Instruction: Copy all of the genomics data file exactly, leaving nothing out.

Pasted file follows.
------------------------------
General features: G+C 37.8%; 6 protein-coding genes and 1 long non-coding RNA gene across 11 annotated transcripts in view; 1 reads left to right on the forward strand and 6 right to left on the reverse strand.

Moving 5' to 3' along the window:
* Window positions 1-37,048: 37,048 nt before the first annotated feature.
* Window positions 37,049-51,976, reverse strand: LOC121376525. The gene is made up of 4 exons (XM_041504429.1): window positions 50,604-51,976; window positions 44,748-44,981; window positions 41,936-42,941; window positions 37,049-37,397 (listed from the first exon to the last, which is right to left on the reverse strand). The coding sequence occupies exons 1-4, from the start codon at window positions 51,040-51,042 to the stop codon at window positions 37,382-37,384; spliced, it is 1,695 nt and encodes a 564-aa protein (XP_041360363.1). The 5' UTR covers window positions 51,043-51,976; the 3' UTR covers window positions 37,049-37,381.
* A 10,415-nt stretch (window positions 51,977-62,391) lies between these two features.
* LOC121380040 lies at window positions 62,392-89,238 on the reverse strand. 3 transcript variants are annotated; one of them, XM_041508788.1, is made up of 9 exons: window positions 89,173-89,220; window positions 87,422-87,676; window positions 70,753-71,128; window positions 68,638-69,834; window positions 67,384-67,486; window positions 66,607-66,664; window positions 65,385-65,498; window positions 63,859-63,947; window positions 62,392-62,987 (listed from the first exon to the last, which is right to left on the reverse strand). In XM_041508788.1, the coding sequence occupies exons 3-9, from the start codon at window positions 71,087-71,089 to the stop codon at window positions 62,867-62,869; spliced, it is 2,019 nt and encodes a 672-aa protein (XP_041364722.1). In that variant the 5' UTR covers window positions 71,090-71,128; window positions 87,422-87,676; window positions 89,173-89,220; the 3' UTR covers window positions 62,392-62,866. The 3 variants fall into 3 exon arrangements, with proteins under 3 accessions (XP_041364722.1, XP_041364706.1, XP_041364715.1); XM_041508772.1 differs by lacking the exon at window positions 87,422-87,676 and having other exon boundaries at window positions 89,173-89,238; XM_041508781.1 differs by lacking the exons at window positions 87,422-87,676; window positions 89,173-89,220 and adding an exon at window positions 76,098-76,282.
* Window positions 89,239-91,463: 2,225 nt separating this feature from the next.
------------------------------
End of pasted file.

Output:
General features: G+C 37.8%; 6 protein-coding genes and 1 long non-coding RNA gene across 11 annotated transcripts in view; 1 reads left to right on the forward strand and 6 right to left on the reverse strand.

Moving 5' to 3' along the window:
* Window positions 1-37,048: 37,048 nt before the first annotated feature.
* Window positions 37,049-51,976, reverse strand: LOC121376525. The gene is made up of 4 exons (XM_041504429.1): window positions 50,604-51,976; window positions 44,748-44,981; window positions 41,936-42,941; window positions 37,049-37,397 (listed from the first exon to the last, which is right to left on the reverse strand). The coding sequence occupies exons 1-4, from the start codon at window positions 51,040-51,042 to the stop codon at window positions 37,382-37,384; spliced, it is 1,695 nt and encodes a 564-aa protein (XP_041360363.1). The 5' UTR covers window positions 51,043-51,976; the 3' UTR covers window positions 37,049-37,381.
* A 10,415-nt stretch (window positions 51,977-62,391) lies between these two features.
* LOC121380040 lies at window positions 62,392-89,238 on the reverse strand. 3 transcript variants are annotated; one of them, XM_041508788.1, is made up of 9 exons: window positions 89,173-89,220; window positions 87,422-87,676; window positions 70,753-71,128; window positions 68,638-69,834; window positions 67,384-67,486; window positions 66,607-66,664; window positions 65,385-65,498; window positions 63,859-63,947; window positions 62,392-62,987 (listed from the first exon to the last, which is right to left on the reverse strand). In XM_041508788.1, the coding sequence occupies exons 3-9, from the start codon at window positions 71,087-71,089 to the stop codon at window positions 62,867-62,869; spliced, it is 2,019 nt and encodes a 672-aa protein (XP_041364722.1). In that variant the 5' UTR covers window positions 71,090-71,128; window positions 87,422-87,676; window positions 89,173-89,220; the 3' UTR covers window positions 62,392-62,866. The 3 variants fall into 3 exon arrangements, with proteins under 3 accessions (XP_041364722.1, XP_041364706.1, XP_041364715.1); XM_041508772.1 differs by lacking the exon at window positions 87,422-87,676 and having other exon boundaries at window positions 89,173-89,238; XM_041508781.1 differs by lacking the exons at window positions 87,422-87,676; window positions 89,173-89,220 and adding an exon at window positions 76,098-76,282.
* Window positions 89,239-91,463: 2,225 nt separating this feature from the next.